“Immigrant Vote” to Gain Strength in 2015 - New Canadian Media

“Immigrant Vote” to Gain Strength in 2015

With the opening of a new session of Parliament next week, the campaign leading up to anticipated federal elections in Oct. 2015 is likely to…

With the opening of a new session of Parliament next week, the campaign leading up to anticipated federal elections in Oct. 2015 is likely to shift gears. The so-called “immigrant vote” is very likely to be in play, and, according to academics who’ve studied this topic for many years, this electoral bloc is going to be even more crucial in 2015.

New Canadian Media interviewed Prof. Phil Triadafilopoulos of the University of Toronto, who last year published a chapter titled “Immigration, Citizenship and Canada’s New Conservative Party” (co-authored with Inder Marwah and Steve White), (in Conservatism in Canada, ed. David Rayside and James Farney. Toronto: University of Toronto Press, 2013).

We also reproduce relevant abstracts from the chapter to support his responses. 

1. What were the main findings from this study?

 I believe the key point is that the politics of immigration in Canada is the way it is because of the intersection of settlement patterns, our citizenship law, and our electoral system.  There is a structurally induced predisposition for relatively pro-immigration policies and rhetoric, shared by parties across the ideological spectrum.

  • We argue that the combination of immigrant settlement patterns, citizenship laws, and Canada’s single member plurality (SMP) electoral system create a context in which appeals to immigrant voters are required of any party with aspirations to national power.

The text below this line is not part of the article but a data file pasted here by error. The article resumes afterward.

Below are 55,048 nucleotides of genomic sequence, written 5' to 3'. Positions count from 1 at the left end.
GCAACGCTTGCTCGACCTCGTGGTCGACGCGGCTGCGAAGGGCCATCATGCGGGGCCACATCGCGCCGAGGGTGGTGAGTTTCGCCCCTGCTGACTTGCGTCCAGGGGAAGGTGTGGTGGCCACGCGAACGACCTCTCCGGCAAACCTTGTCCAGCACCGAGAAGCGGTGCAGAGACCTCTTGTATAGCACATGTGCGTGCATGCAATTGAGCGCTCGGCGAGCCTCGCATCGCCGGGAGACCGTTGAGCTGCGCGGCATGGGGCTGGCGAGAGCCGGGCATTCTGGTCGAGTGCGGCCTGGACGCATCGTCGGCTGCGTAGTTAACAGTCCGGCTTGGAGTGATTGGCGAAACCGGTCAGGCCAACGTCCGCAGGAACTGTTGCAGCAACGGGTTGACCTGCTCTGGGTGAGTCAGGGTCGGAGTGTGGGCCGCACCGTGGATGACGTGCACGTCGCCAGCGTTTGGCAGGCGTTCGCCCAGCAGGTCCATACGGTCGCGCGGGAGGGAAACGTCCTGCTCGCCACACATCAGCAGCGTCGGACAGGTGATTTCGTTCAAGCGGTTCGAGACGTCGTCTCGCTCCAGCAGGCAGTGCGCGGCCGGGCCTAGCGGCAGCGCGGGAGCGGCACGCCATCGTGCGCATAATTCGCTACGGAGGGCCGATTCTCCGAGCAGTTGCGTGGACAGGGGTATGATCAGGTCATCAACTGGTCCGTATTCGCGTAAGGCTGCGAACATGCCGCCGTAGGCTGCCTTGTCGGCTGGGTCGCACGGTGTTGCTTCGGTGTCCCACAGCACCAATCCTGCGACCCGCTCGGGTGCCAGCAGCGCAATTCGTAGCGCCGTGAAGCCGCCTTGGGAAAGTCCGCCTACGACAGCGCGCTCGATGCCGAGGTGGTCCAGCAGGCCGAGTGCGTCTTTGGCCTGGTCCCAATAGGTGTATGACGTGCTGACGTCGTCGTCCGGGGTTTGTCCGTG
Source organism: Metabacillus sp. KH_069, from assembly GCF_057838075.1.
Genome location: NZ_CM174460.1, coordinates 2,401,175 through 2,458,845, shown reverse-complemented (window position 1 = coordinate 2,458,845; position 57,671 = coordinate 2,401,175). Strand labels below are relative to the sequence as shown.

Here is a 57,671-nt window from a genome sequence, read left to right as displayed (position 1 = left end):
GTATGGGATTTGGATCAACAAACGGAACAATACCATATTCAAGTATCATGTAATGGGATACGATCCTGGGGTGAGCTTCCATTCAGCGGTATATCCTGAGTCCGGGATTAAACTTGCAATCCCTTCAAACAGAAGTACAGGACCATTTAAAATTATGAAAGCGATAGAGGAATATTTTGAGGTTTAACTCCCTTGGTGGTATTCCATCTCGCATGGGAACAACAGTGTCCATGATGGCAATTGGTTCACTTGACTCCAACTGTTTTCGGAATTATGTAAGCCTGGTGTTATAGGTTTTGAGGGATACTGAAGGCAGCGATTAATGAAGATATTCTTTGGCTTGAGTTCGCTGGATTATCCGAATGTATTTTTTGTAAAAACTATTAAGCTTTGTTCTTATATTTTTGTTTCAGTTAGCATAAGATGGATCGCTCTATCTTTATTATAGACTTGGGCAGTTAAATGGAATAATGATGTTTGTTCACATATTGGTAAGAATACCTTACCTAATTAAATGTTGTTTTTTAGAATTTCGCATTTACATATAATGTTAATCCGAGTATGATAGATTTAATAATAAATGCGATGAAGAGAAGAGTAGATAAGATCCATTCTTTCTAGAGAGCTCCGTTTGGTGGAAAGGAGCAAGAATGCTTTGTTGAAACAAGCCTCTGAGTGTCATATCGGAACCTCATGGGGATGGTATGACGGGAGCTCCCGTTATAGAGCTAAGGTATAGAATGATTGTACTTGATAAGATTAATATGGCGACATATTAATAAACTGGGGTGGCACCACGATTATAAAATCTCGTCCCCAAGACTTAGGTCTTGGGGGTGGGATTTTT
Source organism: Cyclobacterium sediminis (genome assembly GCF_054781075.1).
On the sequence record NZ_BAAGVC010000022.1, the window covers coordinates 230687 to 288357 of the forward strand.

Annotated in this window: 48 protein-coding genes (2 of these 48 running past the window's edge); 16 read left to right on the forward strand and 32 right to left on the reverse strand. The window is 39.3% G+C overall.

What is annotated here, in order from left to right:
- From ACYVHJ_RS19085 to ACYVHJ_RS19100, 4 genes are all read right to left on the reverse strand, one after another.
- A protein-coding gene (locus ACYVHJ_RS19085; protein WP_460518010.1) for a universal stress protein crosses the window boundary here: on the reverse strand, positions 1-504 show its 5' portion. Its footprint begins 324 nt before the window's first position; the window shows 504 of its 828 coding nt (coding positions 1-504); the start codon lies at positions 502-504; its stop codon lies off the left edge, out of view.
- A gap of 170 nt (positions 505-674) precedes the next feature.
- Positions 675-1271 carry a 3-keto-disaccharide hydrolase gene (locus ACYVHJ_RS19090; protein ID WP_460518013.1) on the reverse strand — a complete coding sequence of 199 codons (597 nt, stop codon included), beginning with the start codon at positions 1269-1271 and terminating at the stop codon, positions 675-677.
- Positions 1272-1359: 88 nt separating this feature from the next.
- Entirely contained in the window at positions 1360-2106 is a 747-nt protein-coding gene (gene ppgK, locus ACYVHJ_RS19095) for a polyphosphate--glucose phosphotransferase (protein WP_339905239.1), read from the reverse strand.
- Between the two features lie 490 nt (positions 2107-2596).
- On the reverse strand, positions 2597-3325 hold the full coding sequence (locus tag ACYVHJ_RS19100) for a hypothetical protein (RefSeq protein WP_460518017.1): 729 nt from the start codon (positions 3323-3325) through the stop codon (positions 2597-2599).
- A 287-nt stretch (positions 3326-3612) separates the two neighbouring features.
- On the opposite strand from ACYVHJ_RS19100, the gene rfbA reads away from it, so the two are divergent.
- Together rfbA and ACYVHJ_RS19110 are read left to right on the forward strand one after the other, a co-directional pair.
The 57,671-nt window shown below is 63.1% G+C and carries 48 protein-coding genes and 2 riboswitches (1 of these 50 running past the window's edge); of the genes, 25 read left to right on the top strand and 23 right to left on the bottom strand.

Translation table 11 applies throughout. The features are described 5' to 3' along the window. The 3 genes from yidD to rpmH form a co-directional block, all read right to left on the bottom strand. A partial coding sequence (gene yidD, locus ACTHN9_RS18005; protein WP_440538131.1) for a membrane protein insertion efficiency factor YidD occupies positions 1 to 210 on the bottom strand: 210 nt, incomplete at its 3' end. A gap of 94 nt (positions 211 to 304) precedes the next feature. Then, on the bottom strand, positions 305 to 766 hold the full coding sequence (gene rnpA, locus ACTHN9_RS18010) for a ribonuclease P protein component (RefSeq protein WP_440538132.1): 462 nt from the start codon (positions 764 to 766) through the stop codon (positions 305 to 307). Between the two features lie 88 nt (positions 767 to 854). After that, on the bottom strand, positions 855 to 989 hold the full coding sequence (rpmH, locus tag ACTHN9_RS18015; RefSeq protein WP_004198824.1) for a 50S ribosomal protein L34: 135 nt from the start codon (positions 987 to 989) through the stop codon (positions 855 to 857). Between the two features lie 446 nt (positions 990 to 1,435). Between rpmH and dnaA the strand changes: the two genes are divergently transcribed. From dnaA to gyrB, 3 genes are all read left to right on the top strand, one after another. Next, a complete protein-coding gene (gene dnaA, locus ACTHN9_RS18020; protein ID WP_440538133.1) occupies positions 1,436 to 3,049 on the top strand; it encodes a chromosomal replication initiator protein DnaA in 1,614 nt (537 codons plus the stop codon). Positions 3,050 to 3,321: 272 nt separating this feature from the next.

• [T]he interplay of these structures ensures that immigrants are able to express their interests and have them acknowledged in a politically meaningful way.

  • In sum, immigrants are concentrated in politically important urban regions.

  • To alienate large numbers of immigrant voters in dozens of federal ridings would almost certainly mean surrendering those ridings to other parties.

  • Data from recent Canadian Election Studies consistently show that visible minorities and immigrants tend to be more conservative than non-visible minority and non-immigrant Canadians on a number of contentious social issues.

2. You note that there was a dramatic change of stance on immigration as Reform/Canadian Alliance morphed into the Conservative Party. How do you explain this transformation? 

Yes, this is one of the arguments we make in the chapter. The party had to compete in Ontario and to do so it had to get beyond its predecessors’ reputations as being anti-immigrant.  The Conservatives could not simply declare this –[Minister] Jason Kenney had to go out and prove it in what amounted to political hand-to-hand combat (using handshakes as his weapon of choice).

  • [O]ne of the central impediments to the Reform Party’s national ambitions was the widely held view of Reformers as anti-immigrant, anti-French, and generally intolerant.

3. Do you think Conservative policy changes serve Canada’s national interests in the long term?

Unfortunately, some do not.  The expansion of the Temporary Foreign Worker (TFW) program will likely lead to trouble in the future (as people overstay and slip into undocumented status). Changes to citizenship policy were heavy-handed and based on political reasoning and weak ideologically-based reasoning.  Changes to refugee policy has been unnecessarily punitive (and, again, taken for largely political reasons).  There have been many other changes as well – judging their long-term consequences is difficult at the moment.